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Lessons from Network Marketing

Secrets from the top network marketers every business owner should know


Network marketing, or multi-level marketing, is one of the fastest-growing business models of the past few decades. Between 1993 and 2003, total direct selling revenues grew by 7.1% annually, dramatically above the rate of growth of the economy -- and of total retail sales (according to the Direct Selling Association).

The most prominent examples of direct selling companies include Amway, Avon, Mary Kay, Nu Skin, and Herbalife, which recently went public. In 2003, U.S. total direct selling sales totaled more than $29 billion, or almost 1% of the over $3,397 billion for total U.S. retail sales (U.S. Census Bureau).

Any business model that has achieved this kind of success probably has lessons that all business people can learn from. We define this family of business models as a method of distribution in which people are paid for sales volume generated by people they have recruited into the distribution network. 20% of American adults reported they are now (6%) or have been (14%) a direct selling representative -- defined as "the sale of a consumer product or service, person-to-person, away from a fixed retail location." In 2000, 55% of American adults reported having, at some time, purchased goods or services from a direct selling representative.

A significant number of network marketers have negative experiences with the industry. That is why 70% of all people who have ever been a direct selling representative are no longer in the industry. For the purposes of this column, we will not go into the challenges and problems in the network marketing model. There are plenty of Web sites on that topic.

We all work for ourselves. Gone are the days of being a "company man" -- your career is your business. Multi-level marketing just makes that explicit. Yet one of the things that makes the sector most attractive, the low barrier to entry, also creates some its greatest dangers. Many people get into it without the necessary skills to run a successful business.

We are primarily interested in what lessons all business people can learn from successful network marketing practices. We recently interviewed some of the industry's top experts and found seven lessons that all sales and marketing professionals can use to be more effective, regardless of their industry:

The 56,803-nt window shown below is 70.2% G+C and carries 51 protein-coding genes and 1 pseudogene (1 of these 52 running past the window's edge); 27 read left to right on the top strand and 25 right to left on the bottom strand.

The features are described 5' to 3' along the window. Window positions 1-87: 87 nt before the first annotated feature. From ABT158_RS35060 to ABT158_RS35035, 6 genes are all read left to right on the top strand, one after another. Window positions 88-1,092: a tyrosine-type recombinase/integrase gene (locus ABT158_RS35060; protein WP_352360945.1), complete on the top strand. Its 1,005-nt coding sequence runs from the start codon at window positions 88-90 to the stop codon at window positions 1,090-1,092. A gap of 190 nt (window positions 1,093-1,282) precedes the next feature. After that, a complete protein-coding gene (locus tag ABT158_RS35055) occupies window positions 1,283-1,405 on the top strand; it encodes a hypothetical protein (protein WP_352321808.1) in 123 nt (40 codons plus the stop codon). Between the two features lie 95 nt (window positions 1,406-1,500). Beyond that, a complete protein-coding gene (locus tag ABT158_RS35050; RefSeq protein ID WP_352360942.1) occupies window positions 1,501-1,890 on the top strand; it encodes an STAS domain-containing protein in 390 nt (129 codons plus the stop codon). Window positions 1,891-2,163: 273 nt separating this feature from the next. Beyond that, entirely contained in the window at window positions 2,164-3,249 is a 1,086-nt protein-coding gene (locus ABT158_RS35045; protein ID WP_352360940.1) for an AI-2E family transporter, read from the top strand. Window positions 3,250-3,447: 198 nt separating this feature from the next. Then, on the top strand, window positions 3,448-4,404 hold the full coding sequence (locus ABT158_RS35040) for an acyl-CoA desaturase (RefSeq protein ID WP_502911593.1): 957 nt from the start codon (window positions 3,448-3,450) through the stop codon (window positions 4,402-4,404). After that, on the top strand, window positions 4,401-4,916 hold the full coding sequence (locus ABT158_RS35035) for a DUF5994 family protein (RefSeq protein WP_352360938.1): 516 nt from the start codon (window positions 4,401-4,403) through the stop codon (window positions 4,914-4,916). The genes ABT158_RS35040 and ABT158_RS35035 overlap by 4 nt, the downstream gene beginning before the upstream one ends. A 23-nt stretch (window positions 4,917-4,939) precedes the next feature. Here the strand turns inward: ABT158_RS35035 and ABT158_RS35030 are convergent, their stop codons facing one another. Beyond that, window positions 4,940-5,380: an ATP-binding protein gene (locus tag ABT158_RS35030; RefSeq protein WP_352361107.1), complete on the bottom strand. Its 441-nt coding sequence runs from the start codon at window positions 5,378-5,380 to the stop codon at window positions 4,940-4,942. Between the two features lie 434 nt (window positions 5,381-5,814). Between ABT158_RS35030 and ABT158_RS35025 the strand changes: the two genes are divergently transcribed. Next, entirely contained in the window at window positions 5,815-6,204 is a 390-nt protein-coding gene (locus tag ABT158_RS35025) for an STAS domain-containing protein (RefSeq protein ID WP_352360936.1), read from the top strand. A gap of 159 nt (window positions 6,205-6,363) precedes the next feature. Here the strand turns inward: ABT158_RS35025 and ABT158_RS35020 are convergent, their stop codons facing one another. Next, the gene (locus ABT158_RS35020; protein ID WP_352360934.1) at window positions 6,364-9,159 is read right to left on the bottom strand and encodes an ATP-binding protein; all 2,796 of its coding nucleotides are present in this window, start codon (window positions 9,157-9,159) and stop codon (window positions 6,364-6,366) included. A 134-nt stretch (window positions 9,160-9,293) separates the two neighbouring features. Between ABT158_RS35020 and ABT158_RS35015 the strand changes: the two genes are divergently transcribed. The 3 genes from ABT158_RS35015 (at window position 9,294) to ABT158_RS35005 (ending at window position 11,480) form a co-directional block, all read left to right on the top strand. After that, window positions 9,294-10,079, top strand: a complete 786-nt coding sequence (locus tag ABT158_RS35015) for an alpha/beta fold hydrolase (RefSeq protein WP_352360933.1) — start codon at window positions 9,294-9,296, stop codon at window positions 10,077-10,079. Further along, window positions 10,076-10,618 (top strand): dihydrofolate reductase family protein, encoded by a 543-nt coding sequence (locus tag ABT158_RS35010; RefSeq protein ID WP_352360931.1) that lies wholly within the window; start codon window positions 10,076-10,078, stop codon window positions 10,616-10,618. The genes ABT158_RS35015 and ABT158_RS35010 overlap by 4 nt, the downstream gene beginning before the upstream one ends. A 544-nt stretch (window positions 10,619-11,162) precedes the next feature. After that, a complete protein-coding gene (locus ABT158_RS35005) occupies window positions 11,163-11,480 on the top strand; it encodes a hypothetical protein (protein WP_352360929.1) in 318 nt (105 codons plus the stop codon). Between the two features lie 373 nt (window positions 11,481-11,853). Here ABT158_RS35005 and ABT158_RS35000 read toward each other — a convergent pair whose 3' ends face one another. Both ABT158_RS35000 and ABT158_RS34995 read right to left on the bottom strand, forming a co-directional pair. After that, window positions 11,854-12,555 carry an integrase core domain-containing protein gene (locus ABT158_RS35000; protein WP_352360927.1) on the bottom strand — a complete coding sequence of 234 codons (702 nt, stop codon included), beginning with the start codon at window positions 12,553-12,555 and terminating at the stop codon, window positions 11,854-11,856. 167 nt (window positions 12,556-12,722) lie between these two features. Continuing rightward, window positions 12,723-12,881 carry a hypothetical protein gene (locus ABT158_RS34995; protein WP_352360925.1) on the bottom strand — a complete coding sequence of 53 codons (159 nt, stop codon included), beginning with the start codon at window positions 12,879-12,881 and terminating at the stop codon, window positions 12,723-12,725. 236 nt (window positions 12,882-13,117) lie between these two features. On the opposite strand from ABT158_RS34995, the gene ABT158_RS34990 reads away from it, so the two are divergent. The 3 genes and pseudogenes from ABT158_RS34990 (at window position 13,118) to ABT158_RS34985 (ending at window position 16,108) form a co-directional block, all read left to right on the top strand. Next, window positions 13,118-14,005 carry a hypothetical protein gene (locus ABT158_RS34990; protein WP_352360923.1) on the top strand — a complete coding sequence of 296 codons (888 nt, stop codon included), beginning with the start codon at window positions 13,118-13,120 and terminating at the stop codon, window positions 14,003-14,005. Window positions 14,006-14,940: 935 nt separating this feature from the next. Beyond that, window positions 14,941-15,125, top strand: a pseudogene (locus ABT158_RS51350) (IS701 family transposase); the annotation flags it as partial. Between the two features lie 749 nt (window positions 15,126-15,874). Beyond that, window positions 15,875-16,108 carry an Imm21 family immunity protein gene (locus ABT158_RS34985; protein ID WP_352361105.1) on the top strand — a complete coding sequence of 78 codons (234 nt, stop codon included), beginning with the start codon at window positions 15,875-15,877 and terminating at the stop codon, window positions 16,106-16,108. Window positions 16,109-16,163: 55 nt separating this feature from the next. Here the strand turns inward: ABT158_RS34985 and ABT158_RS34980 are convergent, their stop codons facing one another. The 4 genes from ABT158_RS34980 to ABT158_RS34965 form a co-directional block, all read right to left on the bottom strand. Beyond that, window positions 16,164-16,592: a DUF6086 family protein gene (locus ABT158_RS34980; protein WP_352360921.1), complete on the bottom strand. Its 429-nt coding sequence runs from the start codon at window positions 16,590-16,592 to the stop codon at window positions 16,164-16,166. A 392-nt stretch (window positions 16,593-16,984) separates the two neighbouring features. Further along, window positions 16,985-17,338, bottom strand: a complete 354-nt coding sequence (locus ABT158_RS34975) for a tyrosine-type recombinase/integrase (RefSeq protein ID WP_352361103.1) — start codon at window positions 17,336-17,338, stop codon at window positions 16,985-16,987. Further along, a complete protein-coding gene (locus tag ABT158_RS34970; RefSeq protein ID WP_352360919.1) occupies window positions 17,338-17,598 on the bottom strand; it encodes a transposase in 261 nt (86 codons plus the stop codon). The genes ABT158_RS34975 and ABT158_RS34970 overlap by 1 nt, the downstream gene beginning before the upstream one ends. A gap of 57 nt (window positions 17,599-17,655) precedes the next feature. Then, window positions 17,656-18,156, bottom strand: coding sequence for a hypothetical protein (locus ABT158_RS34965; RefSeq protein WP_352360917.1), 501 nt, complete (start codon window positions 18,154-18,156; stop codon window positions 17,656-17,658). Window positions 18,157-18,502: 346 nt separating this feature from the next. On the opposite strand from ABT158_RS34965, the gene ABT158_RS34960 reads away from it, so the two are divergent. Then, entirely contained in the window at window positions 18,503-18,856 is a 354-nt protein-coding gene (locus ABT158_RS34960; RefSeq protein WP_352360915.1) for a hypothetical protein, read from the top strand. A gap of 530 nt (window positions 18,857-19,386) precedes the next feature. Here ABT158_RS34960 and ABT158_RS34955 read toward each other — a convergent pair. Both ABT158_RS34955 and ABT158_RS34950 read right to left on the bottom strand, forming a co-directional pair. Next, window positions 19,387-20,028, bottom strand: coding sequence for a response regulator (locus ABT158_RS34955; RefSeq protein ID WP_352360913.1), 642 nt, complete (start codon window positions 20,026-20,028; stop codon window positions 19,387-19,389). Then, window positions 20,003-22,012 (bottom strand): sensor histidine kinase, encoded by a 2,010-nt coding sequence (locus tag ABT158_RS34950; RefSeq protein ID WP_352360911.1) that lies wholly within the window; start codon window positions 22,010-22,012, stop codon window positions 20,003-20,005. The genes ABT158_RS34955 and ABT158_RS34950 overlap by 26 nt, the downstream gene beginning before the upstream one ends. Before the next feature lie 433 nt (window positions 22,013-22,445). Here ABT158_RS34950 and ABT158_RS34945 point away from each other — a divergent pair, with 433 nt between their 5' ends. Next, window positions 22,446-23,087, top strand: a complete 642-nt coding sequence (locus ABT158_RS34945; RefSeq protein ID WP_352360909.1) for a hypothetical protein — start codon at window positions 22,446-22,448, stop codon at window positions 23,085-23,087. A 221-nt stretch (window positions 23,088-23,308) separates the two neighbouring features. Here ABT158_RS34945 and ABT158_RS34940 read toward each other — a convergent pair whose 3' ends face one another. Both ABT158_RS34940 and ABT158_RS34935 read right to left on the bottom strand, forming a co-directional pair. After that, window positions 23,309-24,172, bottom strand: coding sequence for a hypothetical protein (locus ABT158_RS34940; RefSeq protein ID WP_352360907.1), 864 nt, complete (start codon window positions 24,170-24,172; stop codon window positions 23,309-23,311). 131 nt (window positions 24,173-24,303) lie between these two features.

Every business is a relationship-based business
So says John Milton Fogg, founding editor of Networking Times, author of The Greatest Networker in the World, and one of the most successful teachers of network marketing. You cannot sell an inferior product with a superior relationship, but you need at least a functional relationship to sell your product. That is particularly apparent in multi-level marketing, an industry built around belly-to-belly sales.

Think analytically about your network
Shaul Gabbay, in his book Social Capital in the Creation of Financial Capital: The Case of Network Marketing, reports that the fastest-rising group of entrepreneurs [of the direct selling representatives whom he studied] were those who had initial weak ties to dense networks. In other words, successful salespeople penetrate an untouched market, and then work to gain a high market share in that market. This is easier to do if that untouched market is highly dense; everyone in it knows all the players. Why? Because word of mouth in that type of network will spread more rapidly about the value of your product or service. This principle is particularly evident in network marketing, an industry where "networks go to work." However, the same idea applies to almost any business.

Create a community around your product
One of the great ironies of the software business is that not only do many software companies outsource their development off shore; many also outsource their customer support to their own customers! When Best Software encourages you to visit their user forums to discuss your issues in using Act! software, that is a very cheap way for Best to support their product. Multi-level marketing companies rely almost exclusively on their communities for sales, support, follow-up, and recruiting.

Leverage the unleveraged
In 2002, 79.9% of the direct selling sales force was female. 56% completed only a partial college education, technical or trade school, or have only a high school education. This sales force looks very unlike the traditional American corporate sales force, which typically is much more male and has a higher level of education. However, the direct selling sales force looks just like their customers. People can be very effective salespeople when selling to their own community, because the common culture and interests create a foundation to build strong relationships more quickly.

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